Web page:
As most people today know, stem cells play an essential role in tissue regeneration. They replace cells that have died as a result of the aging process. (Stem cells also are responsible for regeneration and rejuvenation following cellular injury or damage that is not related to the aging process). Do you know that over 10 million cells in your body die every second? These cells need to be regenerated and replaced also every second!
Stem Cells Defined
In simplest terms, a stem cell is an unspecified cell that can both self-renew (i.e., reproduce itself) and differentiate into many types of mature cells, (from collagen, to skin, to cartilage, to heart, to lung, to pancreas, and so on.) Consequently, stem cells are a key component of attaining and maintaining good health and well-being across the life span, and of achieving the full 120 years promised to us by God in Genesis 6:3. This is because stem cells have the capability to change into other types of cells, which gives them enormous regenerative and rejuvenating power. In other words, stem cells can keep us young and in prime health!
Most of the FDA-approved stem-cell therapy in the United States today is Autologous. Autologous stem cells are stem cells taken from the same individual who will receive the graft of the extracted stem cells. (In other words, autologous means that the individual is both the donor and the recipient.)
The Basics of Stem-Cell Therapy
Stem cells can be collected from peripheral blood, adipose (fat) tissue or bone marrow. Adipose tissues have more stem cells but fewer growth factors, while peripheral blood cells have fewer stem cells but more growth factors in the plasma component of the blood. Therefore, a combination of these two sources of stem cells-peripheral blood cells and adipose tissue-offers the best of both worlds, so to speak, allowing for more stem cells and more growth factors. IN addition, collection of stem cells from peripheral blood cells and adipose tissue is less painful than collection from bone marrow while yielding more stem cells than bone marrow. It is widely known that the age of the donor and the donor’s level of growth factors, such as IFG-1 (insulin growth factor), HGH (human growth hormone), testosterone, and estrogen, are directly proportional to the quantity and quality of the donor’s stem cells. (Remember, in the case of Autologous stem-cell therapy, the same individual is both donor and recipient). Thus, total hormone supplementation/replacement program plays an essential role in stem cells. In order to have a good quantity and quality of stem cells collected, we check the levels of growth factors in the donor before starting therapy.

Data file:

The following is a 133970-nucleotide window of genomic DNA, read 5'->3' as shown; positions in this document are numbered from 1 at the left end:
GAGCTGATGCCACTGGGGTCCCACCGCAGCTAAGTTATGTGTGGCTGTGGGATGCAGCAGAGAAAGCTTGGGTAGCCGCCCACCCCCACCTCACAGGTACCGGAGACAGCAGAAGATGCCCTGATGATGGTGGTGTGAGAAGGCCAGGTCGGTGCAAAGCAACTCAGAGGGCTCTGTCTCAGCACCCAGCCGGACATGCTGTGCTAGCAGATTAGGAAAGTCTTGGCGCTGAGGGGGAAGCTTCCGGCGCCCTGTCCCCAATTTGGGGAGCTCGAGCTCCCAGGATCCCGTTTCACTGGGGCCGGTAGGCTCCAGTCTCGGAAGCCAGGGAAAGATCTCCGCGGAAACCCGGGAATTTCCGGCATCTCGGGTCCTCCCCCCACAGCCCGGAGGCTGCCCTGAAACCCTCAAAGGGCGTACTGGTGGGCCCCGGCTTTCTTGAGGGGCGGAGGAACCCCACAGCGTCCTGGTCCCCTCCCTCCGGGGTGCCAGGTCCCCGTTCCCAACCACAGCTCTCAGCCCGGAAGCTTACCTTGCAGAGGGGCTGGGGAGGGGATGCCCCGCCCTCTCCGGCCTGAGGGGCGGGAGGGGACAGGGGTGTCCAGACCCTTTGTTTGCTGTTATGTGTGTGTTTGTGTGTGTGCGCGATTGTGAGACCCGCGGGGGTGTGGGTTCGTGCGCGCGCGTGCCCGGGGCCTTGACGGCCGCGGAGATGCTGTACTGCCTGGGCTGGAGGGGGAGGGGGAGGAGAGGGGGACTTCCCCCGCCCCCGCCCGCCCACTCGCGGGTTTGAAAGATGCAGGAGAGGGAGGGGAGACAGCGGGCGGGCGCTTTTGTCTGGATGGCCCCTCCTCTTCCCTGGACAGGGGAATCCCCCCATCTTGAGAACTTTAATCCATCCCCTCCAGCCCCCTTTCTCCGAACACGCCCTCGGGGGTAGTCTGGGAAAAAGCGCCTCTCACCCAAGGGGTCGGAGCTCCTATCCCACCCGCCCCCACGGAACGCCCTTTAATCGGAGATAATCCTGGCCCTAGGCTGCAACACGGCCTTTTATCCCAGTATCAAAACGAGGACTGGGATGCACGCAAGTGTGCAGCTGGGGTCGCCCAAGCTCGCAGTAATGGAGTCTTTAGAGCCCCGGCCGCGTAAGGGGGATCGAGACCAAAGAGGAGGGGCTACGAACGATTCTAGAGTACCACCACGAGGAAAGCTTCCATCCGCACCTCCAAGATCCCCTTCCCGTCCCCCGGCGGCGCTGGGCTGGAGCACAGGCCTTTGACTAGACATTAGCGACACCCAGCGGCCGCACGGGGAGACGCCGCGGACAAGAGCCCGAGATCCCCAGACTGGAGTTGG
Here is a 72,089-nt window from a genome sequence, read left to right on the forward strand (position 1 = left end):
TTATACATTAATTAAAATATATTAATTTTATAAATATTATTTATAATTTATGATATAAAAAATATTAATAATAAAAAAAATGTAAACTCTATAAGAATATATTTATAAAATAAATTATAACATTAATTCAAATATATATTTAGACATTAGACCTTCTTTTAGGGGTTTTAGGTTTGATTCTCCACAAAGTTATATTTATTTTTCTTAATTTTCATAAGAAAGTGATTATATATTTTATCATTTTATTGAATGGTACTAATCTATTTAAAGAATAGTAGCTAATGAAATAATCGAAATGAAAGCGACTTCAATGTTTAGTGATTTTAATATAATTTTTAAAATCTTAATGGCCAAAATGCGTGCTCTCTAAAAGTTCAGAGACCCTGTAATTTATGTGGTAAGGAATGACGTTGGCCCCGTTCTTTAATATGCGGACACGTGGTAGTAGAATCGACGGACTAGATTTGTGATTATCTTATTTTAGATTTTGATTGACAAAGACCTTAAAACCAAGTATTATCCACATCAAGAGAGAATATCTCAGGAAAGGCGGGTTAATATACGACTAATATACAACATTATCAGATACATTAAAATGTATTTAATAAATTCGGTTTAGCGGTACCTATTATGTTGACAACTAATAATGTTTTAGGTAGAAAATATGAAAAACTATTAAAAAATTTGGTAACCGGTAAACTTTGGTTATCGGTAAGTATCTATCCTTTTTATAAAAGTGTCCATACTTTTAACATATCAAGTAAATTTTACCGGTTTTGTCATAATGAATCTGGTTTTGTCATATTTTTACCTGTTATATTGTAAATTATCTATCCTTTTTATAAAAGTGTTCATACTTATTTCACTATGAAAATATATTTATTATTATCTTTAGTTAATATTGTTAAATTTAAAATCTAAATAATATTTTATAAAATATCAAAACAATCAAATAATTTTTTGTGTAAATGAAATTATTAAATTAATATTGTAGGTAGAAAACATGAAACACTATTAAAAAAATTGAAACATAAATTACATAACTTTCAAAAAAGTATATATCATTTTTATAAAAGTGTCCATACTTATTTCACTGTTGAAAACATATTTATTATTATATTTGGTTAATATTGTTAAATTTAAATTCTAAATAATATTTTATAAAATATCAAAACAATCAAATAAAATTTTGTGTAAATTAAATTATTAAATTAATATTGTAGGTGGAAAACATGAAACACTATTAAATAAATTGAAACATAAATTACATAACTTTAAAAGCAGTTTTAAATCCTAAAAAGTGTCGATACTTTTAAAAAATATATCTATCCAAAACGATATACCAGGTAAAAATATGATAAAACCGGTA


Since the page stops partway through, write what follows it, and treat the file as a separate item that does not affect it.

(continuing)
IGF-1, HGH, and other Growth Factors.
IGF-1 is a growth-hormone-related protein and a growth factor that we use to measure and estimate the level of HGH (Human Growth Hormone) in each individual. Again, we use IGF-1 for this purpose because the level of HGH in the body fluctuates on hourly basis throughout the every 24-hour period, whereas the level of IGF-1 in the body does not fluctuate. Let’s more deeply examine the scientific findings related to IGF-1, HGH and stem-cell growth.
Life Technologies in Maryland has conducted much research in this area. Their researchers have reported the increase of cell growth in studies of human stem cells cultured in IGF-1 (4ug/ml) of controlled medium. This growth was reported after six days in the culture, at which time cell numbers increased from 100,000 to 500,000.
Researchers at the University of Wurzburg in Germany have reached similar conclusions and have in fact expanded upon the results described above. To summarize the conclusion of my German colleagues, “Age-dependent impairment of stem cells is corrected by growth hormone-mediated increase of IGF-1.
The Wurzburg research team further reported the following results from studies of middle-aged (57.4, plus or minus 1.4 years) males, as well as elderly (older than 58.8) and young (younger than 56) male subjects.
• Growth hormone (GH) treatment in middle-aged subjects elevated IGF-1 levels and increased circulating stem cells, with improved colony forming and migratory capacity comparable to that of younger subjects.
• IGF-1 stimulated stem-cell differentiation, migratory capacity, and the ability to incorporate into forming vascular networks in vitro via the IGF-1 receptor.
• IGF-1 increased telomerase activity.
• Growth-hormone-mediated increase in IGF_1 reverses age-related stem-cell dysfunction.
• IGF-1 improved function and attenuated cellular senescence (reduced cell vitality caused by aging) in elderly subjects.
Furthermore, cellular aging in associated with an increased risk for atherosclerosis (so-called hardening of the arteries), a possible cause of which is low stem-cell numbers and dysfunctional endothelial stem cells that insufficiently repair damaged vascular walls. (Endothelial cells line the interior surface of blood vessels and lymphatic vessels.) Growth-hormone-mediated increase of IGF-1 improved the situation in the subjects in the Wurzburg study who received growth hormone (recombinant GH 0.4mg/d) over a ten-day period.